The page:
I perhaps leveled out the breeding odds a bit by marrying a somewhat religious girl and then low and behold, the religious meme did not successfully get transmitted to our two kids.  

  • http://www.facebook.com/profile.php?id=1351473675 Matthew Baker

     Its all part of their True Christian™ Persecution Complex which is codified right in the bible

  • Ken

    Maybe we should start posting “1 Cor 10:23 ” everywhere, as counter propaganda.  It’s in that part of the Bible that some atheist must have slipped in somehow.

  • Rwlawoffice

     “Secular fundamentalists? We, apparently, want all people to be treated like human beings, and that’s what makes us so evil.”

    No you don’t.  What you want is for everyone else to agree that homosexuality is morally equivalent to heterosexuality and if anyone disagrees with you they can be fined, lose their job, get failing grades on assignments, be told to close their business, be ridiculed, and in some countries, arrested.

    It is a flat out lie to say that religious liberty protected by the First Amendment is not under attack in this  country. The examples are everywhere from the EEOC filing suit against churches, to the HHS filing suit against religious businesses, to private businesses being fined for standing up for their religious beliefs, to companies being vandalized for exercising their first amendment rights.

    As for Julea Ward- do you know how long the person seeking counseling went without treatment before she was referred to someone else to help her?  Are you ready?  Ten minutes!  And the student got excellent care from the other counselor.  Julea didn’t try to preach or change anyone’s opinion, she simply understood she wasn’t the best counselor for this student and referred her to someone who was.  And your response to that is she should forgo her years of education and find another profession.  So much for the lofted tolerance the homosexual agenda keeps claiming they are seeking.  This tolerance is only defined as agree with us or else.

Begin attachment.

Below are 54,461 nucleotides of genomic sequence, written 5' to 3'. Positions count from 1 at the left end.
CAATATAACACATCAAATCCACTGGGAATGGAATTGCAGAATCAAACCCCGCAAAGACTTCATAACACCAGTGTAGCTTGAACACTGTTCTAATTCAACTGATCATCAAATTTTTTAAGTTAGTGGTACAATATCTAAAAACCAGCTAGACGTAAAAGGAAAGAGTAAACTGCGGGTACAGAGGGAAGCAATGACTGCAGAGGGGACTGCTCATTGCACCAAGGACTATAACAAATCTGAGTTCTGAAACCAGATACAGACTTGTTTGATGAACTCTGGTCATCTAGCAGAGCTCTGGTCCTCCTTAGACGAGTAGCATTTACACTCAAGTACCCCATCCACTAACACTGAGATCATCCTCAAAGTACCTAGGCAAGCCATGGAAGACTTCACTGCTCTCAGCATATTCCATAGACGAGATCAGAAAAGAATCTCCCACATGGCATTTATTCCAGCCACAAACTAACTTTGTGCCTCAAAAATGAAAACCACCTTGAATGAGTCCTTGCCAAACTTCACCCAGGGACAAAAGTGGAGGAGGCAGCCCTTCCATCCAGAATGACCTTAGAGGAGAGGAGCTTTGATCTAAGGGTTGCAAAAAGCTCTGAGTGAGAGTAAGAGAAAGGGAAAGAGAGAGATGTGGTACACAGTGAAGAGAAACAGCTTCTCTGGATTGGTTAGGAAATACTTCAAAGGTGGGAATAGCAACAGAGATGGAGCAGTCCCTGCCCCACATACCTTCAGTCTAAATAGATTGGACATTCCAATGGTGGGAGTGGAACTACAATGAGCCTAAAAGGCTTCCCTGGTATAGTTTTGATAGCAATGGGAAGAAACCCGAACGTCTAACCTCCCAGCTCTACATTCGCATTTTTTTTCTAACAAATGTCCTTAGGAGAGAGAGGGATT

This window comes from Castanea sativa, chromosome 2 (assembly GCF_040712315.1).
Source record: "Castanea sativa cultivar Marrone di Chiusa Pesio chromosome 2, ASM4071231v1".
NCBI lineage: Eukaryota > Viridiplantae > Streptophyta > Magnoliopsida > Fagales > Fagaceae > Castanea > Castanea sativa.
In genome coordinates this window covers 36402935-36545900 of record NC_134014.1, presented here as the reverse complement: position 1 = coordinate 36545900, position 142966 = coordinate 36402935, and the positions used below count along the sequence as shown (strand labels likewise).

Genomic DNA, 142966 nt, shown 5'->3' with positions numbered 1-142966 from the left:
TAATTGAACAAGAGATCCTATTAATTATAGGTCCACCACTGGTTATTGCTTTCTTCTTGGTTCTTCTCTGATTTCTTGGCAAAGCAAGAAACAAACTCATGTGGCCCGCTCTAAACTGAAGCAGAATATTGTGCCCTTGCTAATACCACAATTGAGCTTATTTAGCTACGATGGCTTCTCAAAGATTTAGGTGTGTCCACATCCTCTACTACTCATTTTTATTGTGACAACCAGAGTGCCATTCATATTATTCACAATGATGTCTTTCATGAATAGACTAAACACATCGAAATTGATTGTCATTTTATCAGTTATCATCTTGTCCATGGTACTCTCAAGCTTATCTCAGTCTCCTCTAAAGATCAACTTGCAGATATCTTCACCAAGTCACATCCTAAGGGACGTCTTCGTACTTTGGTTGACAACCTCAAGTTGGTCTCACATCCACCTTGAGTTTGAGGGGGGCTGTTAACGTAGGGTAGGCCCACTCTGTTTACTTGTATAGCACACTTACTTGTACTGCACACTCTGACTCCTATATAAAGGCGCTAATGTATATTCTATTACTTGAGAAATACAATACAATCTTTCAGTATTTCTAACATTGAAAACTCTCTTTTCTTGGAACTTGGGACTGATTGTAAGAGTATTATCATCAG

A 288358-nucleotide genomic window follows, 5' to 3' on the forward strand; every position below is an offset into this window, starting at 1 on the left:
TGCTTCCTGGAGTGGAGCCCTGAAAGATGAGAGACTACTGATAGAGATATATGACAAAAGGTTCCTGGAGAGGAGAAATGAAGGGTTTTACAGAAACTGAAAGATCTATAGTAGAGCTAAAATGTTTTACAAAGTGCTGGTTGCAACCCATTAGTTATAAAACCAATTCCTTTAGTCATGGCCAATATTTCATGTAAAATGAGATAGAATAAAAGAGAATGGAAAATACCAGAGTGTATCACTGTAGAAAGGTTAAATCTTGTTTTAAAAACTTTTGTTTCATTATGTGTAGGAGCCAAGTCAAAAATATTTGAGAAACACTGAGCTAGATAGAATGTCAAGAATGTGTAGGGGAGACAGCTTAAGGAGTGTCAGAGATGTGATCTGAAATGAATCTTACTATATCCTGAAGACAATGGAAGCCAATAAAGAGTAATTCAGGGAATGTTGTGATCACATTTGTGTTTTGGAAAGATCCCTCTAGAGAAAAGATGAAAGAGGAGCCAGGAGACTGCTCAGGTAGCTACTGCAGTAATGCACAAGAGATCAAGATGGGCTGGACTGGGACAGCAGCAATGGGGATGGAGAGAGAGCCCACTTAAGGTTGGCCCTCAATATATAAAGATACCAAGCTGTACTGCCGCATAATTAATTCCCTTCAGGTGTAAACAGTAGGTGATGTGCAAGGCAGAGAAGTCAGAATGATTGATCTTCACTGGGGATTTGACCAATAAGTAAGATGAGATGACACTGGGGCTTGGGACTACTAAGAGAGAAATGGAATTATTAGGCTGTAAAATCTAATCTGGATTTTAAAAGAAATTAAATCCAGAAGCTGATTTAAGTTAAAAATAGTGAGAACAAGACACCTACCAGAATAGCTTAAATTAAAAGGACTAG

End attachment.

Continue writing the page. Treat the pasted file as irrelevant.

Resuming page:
• Baby_Raptor

      Being religious does not get you a free pass to not follow laws. That seems to be the issue you guys have–you think your “deeply held personal beliefs” should get you out of things everyone else has to do. 

      Churches and institutions suffering penalties for not following laws is NOT an attack on their First Amendment rights. 

      And no, we don’t expect everyone to agree that homosexuality is morally okay. Again, you’re confusing lines. You’re free to personally believe whatever you want. When you start acting against other people, that’s when you’re going to get flack. Your religious freedom allows you to have that opinion, it does not allow you to use that opinion against others. Why is this so hard for you to understand? 

      Lastly, he’s right. She should find another job. Nopony who thinks, like she does, that a decent chunk of the population is morally degenerate and going to hell should be a counselor. It doesn’t matter that there are other people who could help the kid in a short amount of time. She lacks basic human respect for people who don’t fit her personal views and isn’t mature enough to put her personal feelings aside and do her job anyway. She shouldn’t be in a job that requires working with people. 

      • http://religiouscomics.net/ Jeff P

        With her views, she should not be a councilor to the general population where she needs to council people who have a wide variety of genetic make-ups – some with homosexual tendencies, some with heterosexual tendencies.  If she wants to only council people of a particular genetic make-up, she should be in an environment that only has people of that particular genetic make-up.  She should perhaps go to seminary and minister to like-minded heterosexual people of her own faith.    She is just masquerading as a general population therapist.